Trees are slow to show signs of stress. I had a maple tree that was damaged in the polar vortex of 2014 that finally had to be cut down last year. Five years after the damage. What makes that important information is that we know that we have to work with the trees now to keep them from stressing next year. It's actually a simple answer but it could be a massive undertaking to get ready. Water is going to be our key to getting through any drought. Plenty of water. In town, it's not too bad because you probably don't have a lot of trees. Outside of town, the number of trees on property grows dramatically, primarily due to windbreaks. I only have ten acres, but I have over 300 trees and shrubs to prepare. A drip irrigation system makes the task a lot easier. If you only have a few trees you can accomplish the same thing with a garden hose. Whichever method you use, start watering now. And water often and deep.

The first thing you need to know is how much water your drip system releases in an hour. Then you need to know how much water your trees need. To make this calculation, measure up twelve inches on the trunk of the tree and measure the diameter of the trunk. Your tree will need ten gallons of water every week for every inch of diameter. For example, if my tree trunk is eight inches in diameter at the twelve inch point up the trunk, the tree would need 80 gallons of water every week. That can be a lot of water. You can achieve this with your irrigation system and time it so it can drip in to the soil over time. Or you can let a garden hose run water to the tree, slowly, until you reach the required amount. I have two trees that I have to hand water.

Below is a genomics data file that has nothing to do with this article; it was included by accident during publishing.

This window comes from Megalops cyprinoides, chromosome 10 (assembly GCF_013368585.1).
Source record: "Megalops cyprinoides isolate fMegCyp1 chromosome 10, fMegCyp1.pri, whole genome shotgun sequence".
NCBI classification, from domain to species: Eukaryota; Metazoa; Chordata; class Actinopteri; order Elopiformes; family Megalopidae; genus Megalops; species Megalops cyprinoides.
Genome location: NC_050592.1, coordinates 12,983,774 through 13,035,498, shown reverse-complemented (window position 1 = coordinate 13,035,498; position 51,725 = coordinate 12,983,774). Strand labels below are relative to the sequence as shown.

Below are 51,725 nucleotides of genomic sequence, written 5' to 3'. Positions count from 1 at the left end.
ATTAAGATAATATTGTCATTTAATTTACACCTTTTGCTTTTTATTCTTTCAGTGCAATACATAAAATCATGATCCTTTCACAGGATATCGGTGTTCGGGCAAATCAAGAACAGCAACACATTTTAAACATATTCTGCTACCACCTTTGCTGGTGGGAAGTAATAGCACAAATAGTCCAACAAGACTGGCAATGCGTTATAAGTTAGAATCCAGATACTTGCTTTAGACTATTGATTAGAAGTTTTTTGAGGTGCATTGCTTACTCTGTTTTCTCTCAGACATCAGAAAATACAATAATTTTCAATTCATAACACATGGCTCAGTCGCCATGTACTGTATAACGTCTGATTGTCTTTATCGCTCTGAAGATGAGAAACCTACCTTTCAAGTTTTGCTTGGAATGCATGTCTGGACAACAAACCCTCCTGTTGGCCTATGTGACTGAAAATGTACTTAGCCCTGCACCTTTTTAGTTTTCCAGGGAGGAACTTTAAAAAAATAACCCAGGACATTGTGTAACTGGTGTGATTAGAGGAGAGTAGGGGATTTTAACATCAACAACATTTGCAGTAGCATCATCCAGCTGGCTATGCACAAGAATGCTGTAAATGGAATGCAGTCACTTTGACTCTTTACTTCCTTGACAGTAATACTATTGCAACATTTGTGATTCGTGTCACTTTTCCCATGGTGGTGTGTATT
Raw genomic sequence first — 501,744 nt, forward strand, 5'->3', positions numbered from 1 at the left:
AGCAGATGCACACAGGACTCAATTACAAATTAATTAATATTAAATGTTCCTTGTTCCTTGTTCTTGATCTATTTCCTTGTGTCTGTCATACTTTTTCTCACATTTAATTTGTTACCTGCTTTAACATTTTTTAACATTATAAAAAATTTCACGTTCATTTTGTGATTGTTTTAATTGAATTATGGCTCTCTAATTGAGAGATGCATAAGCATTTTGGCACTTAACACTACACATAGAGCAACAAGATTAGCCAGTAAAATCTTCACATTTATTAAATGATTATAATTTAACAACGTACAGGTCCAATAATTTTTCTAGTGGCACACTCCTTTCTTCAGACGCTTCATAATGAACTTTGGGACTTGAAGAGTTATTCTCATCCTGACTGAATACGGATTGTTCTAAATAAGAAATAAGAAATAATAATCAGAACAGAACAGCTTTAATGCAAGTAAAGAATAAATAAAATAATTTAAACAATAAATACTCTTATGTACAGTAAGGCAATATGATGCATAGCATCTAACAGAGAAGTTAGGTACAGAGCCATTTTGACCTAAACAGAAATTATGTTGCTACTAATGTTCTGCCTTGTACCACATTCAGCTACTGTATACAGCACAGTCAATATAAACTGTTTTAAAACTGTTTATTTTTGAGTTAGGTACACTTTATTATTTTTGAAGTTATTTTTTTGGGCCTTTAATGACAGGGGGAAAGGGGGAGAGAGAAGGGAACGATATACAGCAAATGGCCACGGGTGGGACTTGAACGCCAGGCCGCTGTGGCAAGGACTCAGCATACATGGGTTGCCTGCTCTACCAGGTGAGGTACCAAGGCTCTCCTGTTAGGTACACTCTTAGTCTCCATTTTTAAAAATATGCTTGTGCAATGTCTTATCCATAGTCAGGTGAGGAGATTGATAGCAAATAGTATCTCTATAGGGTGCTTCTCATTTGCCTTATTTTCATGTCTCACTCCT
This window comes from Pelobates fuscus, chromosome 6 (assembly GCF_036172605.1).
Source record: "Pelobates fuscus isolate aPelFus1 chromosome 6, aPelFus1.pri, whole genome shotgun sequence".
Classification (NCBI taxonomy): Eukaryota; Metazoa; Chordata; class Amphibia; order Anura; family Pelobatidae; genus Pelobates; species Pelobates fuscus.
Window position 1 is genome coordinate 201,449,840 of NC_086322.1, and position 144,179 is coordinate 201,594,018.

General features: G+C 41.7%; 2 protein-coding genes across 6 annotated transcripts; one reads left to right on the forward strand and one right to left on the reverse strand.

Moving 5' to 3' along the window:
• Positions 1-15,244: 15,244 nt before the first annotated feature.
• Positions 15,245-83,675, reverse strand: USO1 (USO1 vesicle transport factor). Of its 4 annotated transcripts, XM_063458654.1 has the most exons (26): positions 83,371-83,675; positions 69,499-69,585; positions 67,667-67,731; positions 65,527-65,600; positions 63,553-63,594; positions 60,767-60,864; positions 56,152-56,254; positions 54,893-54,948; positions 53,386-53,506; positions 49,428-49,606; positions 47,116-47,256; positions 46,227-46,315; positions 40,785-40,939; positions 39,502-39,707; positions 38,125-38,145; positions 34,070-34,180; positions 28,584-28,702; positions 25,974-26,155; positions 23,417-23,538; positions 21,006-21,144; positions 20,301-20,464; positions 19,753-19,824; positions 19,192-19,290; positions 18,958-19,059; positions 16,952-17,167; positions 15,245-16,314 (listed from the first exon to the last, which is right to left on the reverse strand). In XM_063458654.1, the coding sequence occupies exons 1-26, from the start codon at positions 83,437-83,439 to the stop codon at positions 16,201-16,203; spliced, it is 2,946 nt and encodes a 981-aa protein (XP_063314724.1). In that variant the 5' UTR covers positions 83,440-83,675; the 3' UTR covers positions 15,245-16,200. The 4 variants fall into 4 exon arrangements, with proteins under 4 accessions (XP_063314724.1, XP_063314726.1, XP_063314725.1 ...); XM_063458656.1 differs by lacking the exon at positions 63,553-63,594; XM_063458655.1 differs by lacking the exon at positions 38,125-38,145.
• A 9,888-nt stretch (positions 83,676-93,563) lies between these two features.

If you water regularly with the required amount of water this year, your trees will enter 2021 in better health and be in much better condition to withstand a drought. That includes watering throughout the winter. Every chance you get, water your trees. They may not take in all the water you get to them, but they take a little at a time as the ice thaws and soaks in to the upper level roots. If you don't take care of them this year, they will enter 2021 in a weakened and stressed state to begin with. That makes them less likely to survive the drought. Of course, you may not see the effects until 2025 or so. With that time span, most people won't remember, or consider, that the trees were weakened and damaged by the drought. They'll attribute the dying trees to something else. And it actually could be. Stressed trees are more prone to insect infestations, too. So your trees may be killed by insects, but remember that they were probably invited by a stressed tree.

But trees aren't the only thing to be concerned with. Lawns and flowers will also be affected by a drought. The good thing about losing a lawn or a flower bed is that they don't take as long to restore as a tree. Usually you can get them back in a single season. However, if you can prevent the damage, why not? Irrigation systems are the best way to care for both. You can set it up this year and it'll last for several years.

In Cheyenne, in particular, a severe drought will come with severe water restrictions. If it comes down to either the trees or the lawn and flowers, I will handily choose to save the trees. I hope you will, too. Good planning and preparation now can make saving your plants next year a much safer bet. If you need help with planning how to save your plant in a drought ask a Master Gardener. It's what we do.